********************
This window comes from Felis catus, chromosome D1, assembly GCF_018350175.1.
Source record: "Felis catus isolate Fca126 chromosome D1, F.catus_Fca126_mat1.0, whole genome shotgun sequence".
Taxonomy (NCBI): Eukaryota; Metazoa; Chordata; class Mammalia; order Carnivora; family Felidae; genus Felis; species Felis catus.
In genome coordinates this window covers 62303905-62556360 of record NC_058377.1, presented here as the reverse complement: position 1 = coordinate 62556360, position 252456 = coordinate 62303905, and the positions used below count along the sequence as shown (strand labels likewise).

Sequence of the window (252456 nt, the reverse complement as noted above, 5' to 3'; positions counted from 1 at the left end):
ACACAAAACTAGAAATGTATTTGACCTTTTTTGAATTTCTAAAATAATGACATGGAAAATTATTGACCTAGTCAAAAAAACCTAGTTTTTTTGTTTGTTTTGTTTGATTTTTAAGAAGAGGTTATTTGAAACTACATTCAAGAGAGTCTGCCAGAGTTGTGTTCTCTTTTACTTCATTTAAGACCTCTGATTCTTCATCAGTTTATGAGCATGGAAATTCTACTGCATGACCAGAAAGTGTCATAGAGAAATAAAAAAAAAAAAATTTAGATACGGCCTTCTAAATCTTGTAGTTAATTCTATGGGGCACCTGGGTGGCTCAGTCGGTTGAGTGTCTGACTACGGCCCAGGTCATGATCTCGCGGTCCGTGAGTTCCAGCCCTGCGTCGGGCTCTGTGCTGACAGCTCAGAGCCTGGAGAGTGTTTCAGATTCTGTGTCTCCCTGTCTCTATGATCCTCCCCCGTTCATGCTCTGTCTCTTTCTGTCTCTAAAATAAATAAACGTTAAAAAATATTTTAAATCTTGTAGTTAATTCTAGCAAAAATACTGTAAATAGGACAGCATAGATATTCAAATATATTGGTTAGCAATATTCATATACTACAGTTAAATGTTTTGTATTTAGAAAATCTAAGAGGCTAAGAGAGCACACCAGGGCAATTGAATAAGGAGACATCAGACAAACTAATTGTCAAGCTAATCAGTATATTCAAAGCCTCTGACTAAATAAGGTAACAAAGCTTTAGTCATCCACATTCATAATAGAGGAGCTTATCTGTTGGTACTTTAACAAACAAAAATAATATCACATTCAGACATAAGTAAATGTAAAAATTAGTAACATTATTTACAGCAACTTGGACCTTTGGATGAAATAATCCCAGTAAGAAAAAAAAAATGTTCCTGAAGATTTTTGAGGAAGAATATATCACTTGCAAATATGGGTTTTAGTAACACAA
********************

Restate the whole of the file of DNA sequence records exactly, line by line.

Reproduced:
This window comes from Felis catus, chromosome D1, assembly GCF_018350175.1.
Source record: "Felis catus isolate Fca126 chromosome D1, F.catus_Fca126_mat1.0, whole genome shotgun sequence".
Taxonomy (NCBI): Eukaryota; Metazoa; Chordata; class Mammalia; order Carnivora; family Felidae; genus Felis; species Felis catus.
In genome coordinates this window covers 62303905-62556360 of record NC_058377.1, presented here as the reverse complement: position 1 = coordinate 62556360, position 252456 = coordinate 62303905, and the positions used below count along the sequence as shown (strand labels likewise).

Sequence of the window (252456 nt, the reverse complement as noted above, 5' to 3'; positions counted from 1 at the left end):
ACACAAAACTAGAAATGTATTTGACCTTTTTTGAATTTCTAAAATAATGACATGGAAAATTATTGACCTAGTCAAAAAAACCTAGTTTTTTTGTTTGTTTTGTTTGATTTTTAAGAAGAGGTTATTTGAAACTACATTCAAGAGAGTCTGCCAGAGTTGTGTTCTCTTTTACTTCATTTAAGACCTCTGATTCTTCATCAGTTTATGAGCATGGAAATTCTACTGCATGACCAGAAAGTGTCATAGAGAAATAAAAAAAAAAAAATTTAGATACGGCCTTCTAAATCTTGTAGTTAATTCTATGGGGCACCTGGGTGGCTCAGTCGGTTGAGTGTCTGACTACGGCCCAGGTCATGATCTCGCGGTCCGTGAGTTCCAGCCCTGCGTCGGGCTCTGTGCTGACAGCTCAGAGCCTGGAGAGTGTTTCAGATTCTGTGTCTCCCTGTCTCTATGATCCTCCCCCGTTCATGCTCTGTCTCTTTCTGTCTCTAAAATAAATAAACGTTAAAAAATATTTTAAATCTTGTAGTTAATTCTAGCAAAAATACTGTAAATAGGACAGCATAGATATTCAAATATATTGGTTAGCAATATTCATATACTACAGTTAAATGTTTTGTATTTAGAAAATCTAAGAGGCTAAGAGAGCACACCAGGGCAATTGAATAAGGAGACATCAGACAAACTAATTGTCAAGCTAATCAGTATATTCAAAGCCTCTGACTAAATAAGGTAACAAAGCTTTAGTCATCCACATTCATAATAGAGGAGCTTATCTGTTGGTACTTTAACAAACAAAAATAATATCACATTCAGACATAAGTAAATGTAAAAATTAGTAACATTATTTACAGCAACTTGGACCTTTGGATGAAATAATCCCAGTAAGAAAAAAAAAATGTTCCTGAAGATTTTTGAGGAAGAATATATCACTTGCAAATATGGGTTTTAGTAACACAA